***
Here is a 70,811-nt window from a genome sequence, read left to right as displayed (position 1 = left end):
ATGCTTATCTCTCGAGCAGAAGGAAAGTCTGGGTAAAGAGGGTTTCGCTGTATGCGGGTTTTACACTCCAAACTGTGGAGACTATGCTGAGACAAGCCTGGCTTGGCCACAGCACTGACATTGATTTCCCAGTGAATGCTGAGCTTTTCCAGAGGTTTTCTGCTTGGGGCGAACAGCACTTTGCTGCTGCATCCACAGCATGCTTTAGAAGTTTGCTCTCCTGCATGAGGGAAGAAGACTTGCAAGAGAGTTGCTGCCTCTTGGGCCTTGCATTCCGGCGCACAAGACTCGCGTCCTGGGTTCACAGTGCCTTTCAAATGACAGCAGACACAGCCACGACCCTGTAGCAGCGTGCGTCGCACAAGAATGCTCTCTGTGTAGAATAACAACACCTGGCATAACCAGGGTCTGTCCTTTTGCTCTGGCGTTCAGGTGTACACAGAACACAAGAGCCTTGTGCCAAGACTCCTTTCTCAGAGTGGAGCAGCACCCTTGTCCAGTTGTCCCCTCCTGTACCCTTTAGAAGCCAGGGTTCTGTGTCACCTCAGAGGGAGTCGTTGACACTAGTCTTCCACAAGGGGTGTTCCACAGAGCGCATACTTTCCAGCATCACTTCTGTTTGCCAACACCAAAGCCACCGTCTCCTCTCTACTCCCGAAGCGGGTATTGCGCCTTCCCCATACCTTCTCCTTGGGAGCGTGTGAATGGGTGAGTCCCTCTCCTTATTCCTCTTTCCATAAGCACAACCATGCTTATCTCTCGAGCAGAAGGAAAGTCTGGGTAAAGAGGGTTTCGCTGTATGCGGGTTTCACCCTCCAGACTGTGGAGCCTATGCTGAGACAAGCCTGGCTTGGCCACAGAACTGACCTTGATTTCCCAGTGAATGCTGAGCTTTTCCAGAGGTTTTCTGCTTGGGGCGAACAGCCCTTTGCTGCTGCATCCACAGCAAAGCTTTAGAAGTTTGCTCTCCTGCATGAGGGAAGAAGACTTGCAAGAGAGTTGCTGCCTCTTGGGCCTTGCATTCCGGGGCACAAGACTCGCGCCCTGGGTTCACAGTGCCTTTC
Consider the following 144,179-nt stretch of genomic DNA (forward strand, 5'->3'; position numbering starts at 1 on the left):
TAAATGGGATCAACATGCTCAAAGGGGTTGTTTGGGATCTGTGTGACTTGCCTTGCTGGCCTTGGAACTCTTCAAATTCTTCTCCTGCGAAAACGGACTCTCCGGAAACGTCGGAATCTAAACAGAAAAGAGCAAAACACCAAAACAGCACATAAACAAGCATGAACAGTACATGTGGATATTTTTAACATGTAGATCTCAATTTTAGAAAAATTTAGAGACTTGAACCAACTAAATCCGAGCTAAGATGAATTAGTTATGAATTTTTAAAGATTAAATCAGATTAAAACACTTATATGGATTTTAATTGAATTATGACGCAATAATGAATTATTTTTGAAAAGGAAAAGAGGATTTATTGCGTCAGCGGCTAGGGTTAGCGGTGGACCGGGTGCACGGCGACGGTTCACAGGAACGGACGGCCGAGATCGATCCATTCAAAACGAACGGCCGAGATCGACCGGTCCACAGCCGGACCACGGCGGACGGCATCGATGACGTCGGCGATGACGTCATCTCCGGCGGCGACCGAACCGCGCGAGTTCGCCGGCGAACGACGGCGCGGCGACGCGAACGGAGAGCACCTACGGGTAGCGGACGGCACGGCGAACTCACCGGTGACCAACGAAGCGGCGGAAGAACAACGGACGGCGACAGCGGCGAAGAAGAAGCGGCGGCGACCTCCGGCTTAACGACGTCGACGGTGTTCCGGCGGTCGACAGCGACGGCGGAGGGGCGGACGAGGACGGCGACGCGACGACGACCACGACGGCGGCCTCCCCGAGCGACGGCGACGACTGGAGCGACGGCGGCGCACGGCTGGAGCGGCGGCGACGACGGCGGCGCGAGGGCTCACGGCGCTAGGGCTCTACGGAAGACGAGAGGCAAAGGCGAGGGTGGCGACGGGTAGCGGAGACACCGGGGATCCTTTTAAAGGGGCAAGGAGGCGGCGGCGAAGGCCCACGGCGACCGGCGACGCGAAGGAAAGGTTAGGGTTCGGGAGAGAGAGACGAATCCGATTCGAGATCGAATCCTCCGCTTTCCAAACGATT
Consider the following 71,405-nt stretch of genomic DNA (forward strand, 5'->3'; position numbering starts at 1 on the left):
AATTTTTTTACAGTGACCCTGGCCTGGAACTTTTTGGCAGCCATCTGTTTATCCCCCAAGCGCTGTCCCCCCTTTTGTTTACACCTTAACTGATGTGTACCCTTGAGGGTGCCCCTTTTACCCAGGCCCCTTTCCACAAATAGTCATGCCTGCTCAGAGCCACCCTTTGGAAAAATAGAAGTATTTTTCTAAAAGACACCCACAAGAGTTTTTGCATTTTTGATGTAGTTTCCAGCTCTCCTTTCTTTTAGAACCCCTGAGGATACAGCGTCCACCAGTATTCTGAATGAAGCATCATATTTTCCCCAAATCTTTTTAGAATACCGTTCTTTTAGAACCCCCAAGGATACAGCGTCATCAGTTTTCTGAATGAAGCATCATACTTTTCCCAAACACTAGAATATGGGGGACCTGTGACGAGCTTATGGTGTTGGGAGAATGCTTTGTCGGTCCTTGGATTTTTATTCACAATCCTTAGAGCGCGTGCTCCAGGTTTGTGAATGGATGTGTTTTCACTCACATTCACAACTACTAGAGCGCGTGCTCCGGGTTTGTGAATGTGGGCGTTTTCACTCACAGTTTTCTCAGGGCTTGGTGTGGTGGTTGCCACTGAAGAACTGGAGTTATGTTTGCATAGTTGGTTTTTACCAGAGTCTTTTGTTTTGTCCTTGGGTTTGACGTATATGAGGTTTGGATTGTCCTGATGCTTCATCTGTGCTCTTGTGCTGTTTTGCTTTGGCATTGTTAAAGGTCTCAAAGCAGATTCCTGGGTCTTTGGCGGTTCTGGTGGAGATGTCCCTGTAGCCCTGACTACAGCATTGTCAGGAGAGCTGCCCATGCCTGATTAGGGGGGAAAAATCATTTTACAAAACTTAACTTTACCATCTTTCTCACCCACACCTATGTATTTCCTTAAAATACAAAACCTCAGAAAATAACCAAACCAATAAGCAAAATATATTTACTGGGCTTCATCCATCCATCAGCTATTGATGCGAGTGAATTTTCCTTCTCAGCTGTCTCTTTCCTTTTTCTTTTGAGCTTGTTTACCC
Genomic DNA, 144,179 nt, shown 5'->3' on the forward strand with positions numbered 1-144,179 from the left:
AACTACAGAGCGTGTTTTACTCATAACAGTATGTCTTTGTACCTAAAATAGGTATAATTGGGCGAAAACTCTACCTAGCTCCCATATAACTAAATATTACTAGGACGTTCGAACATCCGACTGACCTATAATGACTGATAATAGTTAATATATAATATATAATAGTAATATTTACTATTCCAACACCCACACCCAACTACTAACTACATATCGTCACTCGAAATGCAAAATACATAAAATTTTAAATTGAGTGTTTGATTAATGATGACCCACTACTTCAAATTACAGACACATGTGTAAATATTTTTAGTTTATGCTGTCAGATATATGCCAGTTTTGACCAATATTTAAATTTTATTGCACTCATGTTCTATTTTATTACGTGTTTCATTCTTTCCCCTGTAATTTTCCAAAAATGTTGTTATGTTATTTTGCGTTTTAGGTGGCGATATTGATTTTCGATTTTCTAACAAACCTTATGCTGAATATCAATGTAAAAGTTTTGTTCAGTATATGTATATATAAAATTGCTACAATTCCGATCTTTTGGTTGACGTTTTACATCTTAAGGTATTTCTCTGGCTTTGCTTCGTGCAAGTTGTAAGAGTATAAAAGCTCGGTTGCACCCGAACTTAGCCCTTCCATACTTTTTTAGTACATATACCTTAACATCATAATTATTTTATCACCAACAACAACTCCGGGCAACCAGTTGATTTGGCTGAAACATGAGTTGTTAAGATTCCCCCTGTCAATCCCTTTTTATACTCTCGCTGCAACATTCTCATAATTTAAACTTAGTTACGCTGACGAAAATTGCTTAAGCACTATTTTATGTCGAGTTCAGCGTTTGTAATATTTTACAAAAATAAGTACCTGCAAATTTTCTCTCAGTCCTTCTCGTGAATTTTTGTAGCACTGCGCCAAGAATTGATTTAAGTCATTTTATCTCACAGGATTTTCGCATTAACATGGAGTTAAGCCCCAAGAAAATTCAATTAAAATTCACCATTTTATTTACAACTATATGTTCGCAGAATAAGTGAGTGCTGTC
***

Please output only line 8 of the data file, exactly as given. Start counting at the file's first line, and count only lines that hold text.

AACTACAGAGCGTGTTTTACTCATAACAGTATGTCTTTGTACCTAAAATAGGTATAATTGGGCGAAAACTCTACCTAGCTCCCATATAACTAAATATTACTAGGACGTTCGAACATCCGACTGACCTATAATGACTGATAATAGTTAATATATAATATATAATAGTAATATTTACTATTCCAACACCCACACCCAACTACTAACTACATATCGTCACTCGAAATGCAAAATACATAAAATTTTAAATTGAGTGTTTGATTAATGATGACCCACTACTTCAAATTACAGACACATGTGTAAATATTTTTAGTTTATGCTGTCAGATATATGCCAGTTTTGACCAATATTTAAATTTTATTGCACTCATGTTCTATTTTATTACGTGTTTCATTCTTTCCCCTGTAATTTTCCAAAAATGTTGTTATGTTATTTTGCGTTTTAGGTGGCGATATTGATTTTCGATTTTCTAACAAACCTTATGCTGAATATCAATGTAAAAGTTTTGTTCAGTATATGTATATATAAAATTGCTACAATTCCGATCTTTTGGTTGACGTTTTACATCTTAAGGTATTTCTCTGGCTTTGCTTCGTGCAAGTTGTAAGAGTATAAAAGCTCGGTTGCACCCGAACTTAGCCCTTCCATACTTTTTTAGTACATATACCTTAACATCATAATTATTTTATCACCAACAACAACTCCGGGCAACCAGTTGATTTGGCTGAAACATGAGTTGTTAAGATTCCCCCTGTCAATCCCTTTTTATACTCTCGCTGCAACATTCTCATAATTTAAACTTAGTTACGCTGACGAAAATTGCTTAAGCACTATTTTATGTCGAGTTCAGCGTTTGTAATATTTTACAAAAATAAGTACCTGCAAATTTTCTCTCAGTCCTTCTCGTGAATTTTTGTAGCACTGCGCCAAGAATTGATTTAAGTCATTTTATCTCACAGGATTTTCGCATTAACATGGAGTTAAGCCCCAAGAAAATTCAATTAAAATTCACCATTTTATTTACAACTATATGTTCGCAGAATAAGTGAGTGCTGTC